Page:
My name is Taylor and I am starting a fundraiser for my sister, Kim, who has had an outdated prosthetic leg of about 5 years. My sister is in need of a prosthetic leg and is in ever going battle with her insurance to cover her leg. Kim is NOT considered disabled if she does not have a prosthetic.
Kim was just 4 years old when she lost her leg. She was riding along with her grandmother on a lawn mower when she fell off. The blades drew her in as her foot was mutilated. She was taken to a local children’s hospital where she was operated on, losing part of her right foot. Due to malpractice, her foot became infected with gangrene which resorted in multiple surgeries to clean and establish a functional limb for a prosthetic.
Because she came from a low-income family, she was covered by the state. Things changed for her as she became an adult, however. She was entirely responsible for covering the cost of any prosthetics over the age of 18. But just like a pair of new shoes, prosthetics get quite a bit of wear and tear through the years. The average replacement rate for prosthetic legs is every 3-5 years, with an average cost of 25K without insurance. Her current leg is almost 10 years old.
Kim underwent her first amputation, as a child, in 1996, which resulted in one of her growth plates being cut through. After 15 years, it got to the point where she was walking on bone. In 2012, Kim had undergone a revision surgery to her previous amputation due to a poor fitting prosthetic that progressed into an infection. What was initially supposed to be only 3 to 4 more inches of her limb removed, became about 8 inches. Kim had multiple complications with the revision and ended up in the hospital shortly after being discharged due to a staph infection called MRSA. She then had to go through various other surgeries to help remove the infection from her tissue and bone. Kim was in the hospital about 6 weeks, and had to have a PICC line for IV antibiotics for 3 months. She did not have insurance at the time to cover the cost of a new prosthetic and was forced to walk on crutches for months.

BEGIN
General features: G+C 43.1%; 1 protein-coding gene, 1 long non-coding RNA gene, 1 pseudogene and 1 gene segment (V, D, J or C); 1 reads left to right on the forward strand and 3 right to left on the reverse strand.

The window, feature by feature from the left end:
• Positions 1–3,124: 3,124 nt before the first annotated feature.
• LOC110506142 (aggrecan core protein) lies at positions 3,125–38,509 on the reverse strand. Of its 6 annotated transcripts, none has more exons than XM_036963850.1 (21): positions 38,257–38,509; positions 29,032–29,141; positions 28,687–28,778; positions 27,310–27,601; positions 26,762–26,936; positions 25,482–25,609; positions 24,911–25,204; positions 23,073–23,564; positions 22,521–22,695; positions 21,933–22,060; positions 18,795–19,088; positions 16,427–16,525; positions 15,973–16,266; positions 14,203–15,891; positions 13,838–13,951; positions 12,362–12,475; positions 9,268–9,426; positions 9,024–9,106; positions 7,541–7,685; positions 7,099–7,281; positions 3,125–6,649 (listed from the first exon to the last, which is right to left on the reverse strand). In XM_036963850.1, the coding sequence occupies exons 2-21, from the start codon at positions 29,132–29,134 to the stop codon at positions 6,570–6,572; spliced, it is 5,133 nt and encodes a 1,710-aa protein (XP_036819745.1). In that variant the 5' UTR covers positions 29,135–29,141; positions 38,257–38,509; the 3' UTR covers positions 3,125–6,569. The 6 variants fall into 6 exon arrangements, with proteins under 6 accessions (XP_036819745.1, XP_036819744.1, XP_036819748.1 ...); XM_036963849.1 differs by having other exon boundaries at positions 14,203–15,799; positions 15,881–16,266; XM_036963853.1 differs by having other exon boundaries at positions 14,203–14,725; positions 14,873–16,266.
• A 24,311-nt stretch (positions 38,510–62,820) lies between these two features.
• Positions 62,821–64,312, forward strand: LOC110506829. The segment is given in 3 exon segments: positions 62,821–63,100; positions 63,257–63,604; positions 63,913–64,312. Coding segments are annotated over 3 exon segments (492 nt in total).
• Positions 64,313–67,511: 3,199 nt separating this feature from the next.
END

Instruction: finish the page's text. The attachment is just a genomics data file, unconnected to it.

After becoming pregnant with her son, she was able to get state insurance which covered the cost of a new prosthetic. This. Is. The. Only. Way. She. Got. A. New. Leg.
Kim is a caretaker of not only her two children, but she is also a hospice nurse. As I stated above, Kim cannot file for disability if she is left without a leg. She is a caretaker for many, and I want to ensure that she is taken care of in return.
I am asking for any donations possible. She deserves everything and more. Despite the many setbacks she has endured, she is the most kind, giving, and compassionate human I have ever met. Please consider donating, I know it’s cliche to say but anything truly does help. Let’s ensure that Kim can continue to be a good mama to her kids and excel in her career as a hospice nurse.